New Composting Facility Dedicated to Dirty Diapers

composting disposable diapers photo

Image credit: Inga Mun, used under Creative Commons license.

I've written before about composting dirty diapers, and Mike got very excited about the news that mushrooms could break down diapers in 2 months, but given that end-of-life disposal options remain limited, and cloth diapers are yet to become the norm, what to do about the mountains of diaper waste created each year? One New Zealand community is looking at opening a dedicated diaper-composting facility to deal with the problem. The Dominion Post reports that the Wellington region of New Zealand is looking at opening a "nappy" (diaper) composting facility that could handle as much as 1000 tonnes of waste from landfill each year. The initiative is based on an already existing facility:

The Government's waste minimisation fund has provided a $30,000 grant for Canterbury company Envirocomp to assess whether a plant in the Hutt Valley should go ahead. A similar plant that opened in Canterbury in 2009 has so far composted five million disposable nappies.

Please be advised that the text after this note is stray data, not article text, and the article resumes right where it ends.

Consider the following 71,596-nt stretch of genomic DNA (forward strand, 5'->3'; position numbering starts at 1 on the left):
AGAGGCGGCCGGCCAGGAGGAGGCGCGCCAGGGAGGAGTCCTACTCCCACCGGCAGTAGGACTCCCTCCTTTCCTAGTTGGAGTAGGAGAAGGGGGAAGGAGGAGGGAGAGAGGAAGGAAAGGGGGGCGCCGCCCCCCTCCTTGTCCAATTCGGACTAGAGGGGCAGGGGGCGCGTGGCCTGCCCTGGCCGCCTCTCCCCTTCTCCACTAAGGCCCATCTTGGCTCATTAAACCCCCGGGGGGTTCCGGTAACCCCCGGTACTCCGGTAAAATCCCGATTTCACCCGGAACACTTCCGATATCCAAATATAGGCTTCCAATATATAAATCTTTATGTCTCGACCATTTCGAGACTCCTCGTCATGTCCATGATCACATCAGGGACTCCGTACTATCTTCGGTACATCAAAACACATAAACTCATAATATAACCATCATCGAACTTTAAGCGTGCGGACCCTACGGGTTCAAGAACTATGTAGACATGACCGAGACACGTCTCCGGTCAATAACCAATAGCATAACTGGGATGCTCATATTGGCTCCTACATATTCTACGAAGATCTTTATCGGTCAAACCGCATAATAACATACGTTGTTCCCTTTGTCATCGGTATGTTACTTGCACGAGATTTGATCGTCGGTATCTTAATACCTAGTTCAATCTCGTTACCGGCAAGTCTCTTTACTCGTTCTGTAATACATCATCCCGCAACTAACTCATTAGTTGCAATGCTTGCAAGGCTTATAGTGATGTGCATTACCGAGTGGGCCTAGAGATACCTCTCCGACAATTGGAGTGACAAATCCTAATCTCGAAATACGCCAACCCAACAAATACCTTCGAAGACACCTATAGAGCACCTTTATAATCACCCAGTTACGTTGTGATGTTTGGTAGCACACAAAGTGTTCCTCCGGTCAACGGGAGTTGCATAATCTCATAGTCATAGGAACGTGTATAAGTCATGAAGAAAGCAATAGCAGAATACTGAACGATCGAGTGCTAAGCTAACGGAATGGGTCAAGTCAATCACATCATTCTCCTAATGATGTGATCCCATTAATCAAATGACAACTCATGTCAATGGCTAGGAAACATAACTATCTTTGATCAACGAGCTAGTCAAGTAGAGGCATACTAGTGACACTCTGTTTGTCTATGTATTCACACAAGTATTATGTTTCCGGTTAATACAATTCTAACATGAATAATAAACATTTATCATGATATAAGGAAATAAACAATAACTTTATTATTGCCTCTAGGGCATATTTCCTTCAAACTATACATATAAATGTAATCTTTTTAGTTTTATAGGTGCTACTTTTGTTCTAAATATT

The new service would be funded, in part, by parents paying a subscription service of about $4 a week for composting their diapers in an enclosed, dedicated facility, and the end product would be garden-ready compost, suitable for all ornamental garden applications. (Using it on veggie gardens is discouraged.)

More on Dispostable Diapers
Another Battle in the Cloth vs. Disposable War
Can You Compost Dirty Diapers?
Mushrooms Can Break Down Diapers in 2 Months

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